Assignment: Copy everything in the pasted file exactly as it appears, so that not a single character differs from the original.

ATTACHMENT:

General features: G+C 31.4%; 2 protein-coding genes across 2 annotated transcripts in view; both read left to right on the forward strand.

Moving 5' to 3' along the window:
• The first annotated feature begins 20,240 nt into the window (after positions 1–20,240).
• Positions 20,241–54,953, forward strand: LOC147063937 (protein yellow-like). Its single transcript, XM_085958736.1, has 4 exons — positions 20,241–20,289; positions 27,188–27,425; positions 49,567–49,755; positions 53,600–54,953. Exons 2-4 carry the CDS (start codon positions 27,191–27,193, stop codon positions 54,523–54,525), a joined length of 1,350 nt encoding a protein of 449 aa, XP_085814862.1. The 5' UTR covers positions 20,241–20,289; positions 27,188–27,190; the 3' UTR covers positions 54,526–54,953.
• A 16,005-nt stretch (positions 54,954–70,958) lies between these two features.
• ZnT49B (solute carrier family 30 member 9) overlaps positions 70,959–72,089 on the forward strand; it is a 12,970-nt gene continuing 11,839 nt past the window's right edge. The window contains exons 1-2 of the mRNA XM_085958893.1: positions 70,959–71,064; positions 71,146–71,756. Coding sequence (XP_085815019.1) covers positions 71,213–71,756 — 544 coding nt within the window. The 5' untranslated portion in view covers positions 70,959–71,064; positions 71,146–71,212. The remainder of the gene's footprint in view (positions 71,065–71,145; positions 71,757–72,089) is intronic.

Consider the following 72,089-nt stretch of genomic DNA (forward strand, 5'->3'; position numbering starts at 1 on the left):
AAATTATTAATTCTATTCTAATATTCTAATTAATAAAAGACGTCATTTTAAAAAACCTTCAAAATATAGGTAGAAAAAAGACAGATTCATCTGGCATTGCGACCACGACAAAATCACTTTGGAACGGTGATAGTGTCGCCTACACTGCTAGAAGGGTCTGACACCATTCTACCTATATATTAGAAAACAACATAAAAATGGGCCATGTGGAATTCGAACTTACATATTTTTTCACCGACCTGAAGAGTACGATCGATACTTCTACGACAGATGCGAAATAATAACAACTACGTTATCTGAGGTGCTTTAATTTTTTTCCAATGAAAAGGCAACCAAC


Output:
General features: G+C 31.4%; 2 protein-coding genes across 2 annotated transcripts in view; both read left to right on the forward strand.

Moving 5' to 3' along the window:
• The first annotated feature begins 20,240 nt into the window (after positions 1–20,240).
• Positions 20,241–54,953, forward strand: LOC147063937 (protein yellow-like). Its single transcript, XM_085958736.1, has 4 exons — positions 20,241–20,289; positions 27,188–27,425; positions 49,567–49,755; positions 53,600–54,953. Exons 2-4 carry the CDS (start codon positions 27,191–27,193, stop codon positions 54,523–54,525), a joined length of 1,350 nt encoding a protein of 449 aa, XP_085814862.1. The 5' UTR covers positions 20,241–20,289; positions 27,188–27,190; the 3' UTR covers positions 54,526–54,953.
• A 16,005-nt stretch (positions 54,954–70,958) lies between these two features.
• ZnT49B (solute carrier family 30 member 9) overlaps positions 70,959–72,089 on the forward strand; it is a 12,970-nt gene continuing 11,839 nt past the window's right edge. The window contains exons 1-2 of the mRNA XM_085958893.1: positions 70,959–71,064; positions 71,146–71,756. Coding sequence (XP_085815019.1) covers positions 71,213–71,756 — 544 coding nt within the window. The 5' untranslated portion in view covers positions 70,959–71,064; positions 71,146–71,212. The remainder of the gene's footprint in view (positions 71,065–71,145; positions 71,757–72,089) is intronic.

Consider the following 72,089-nt stretch of genomic DNA (forward strand, 5'->3'; position numbering starts at 1 on the left):
AAATTATTAATTCTATTCTAATATTCTAATTAATAAAAGACGTCATTTTAAAAAACCTTCAAAATATAGGTAGAAAAAAGACAGATTCATCTGGCATTGCGACCACGACAAAATCACTTTGGAACGGTGATAGTGTCGCCTACACTGCTAGAAGGGTCTGACACCATTCTACCTATATATTAGAAAACAACATAAAAATGGGCCATGTGGAATTCGAACTTACATATTTTTTCACCGACCTGAAGAGTACGATCGATACTTCTACGACAGATGCGAAATAATAACAACTACGTTATCTGAGGTGCTTTAATTTTTTTCCAATGAAAAGGCAACCAAC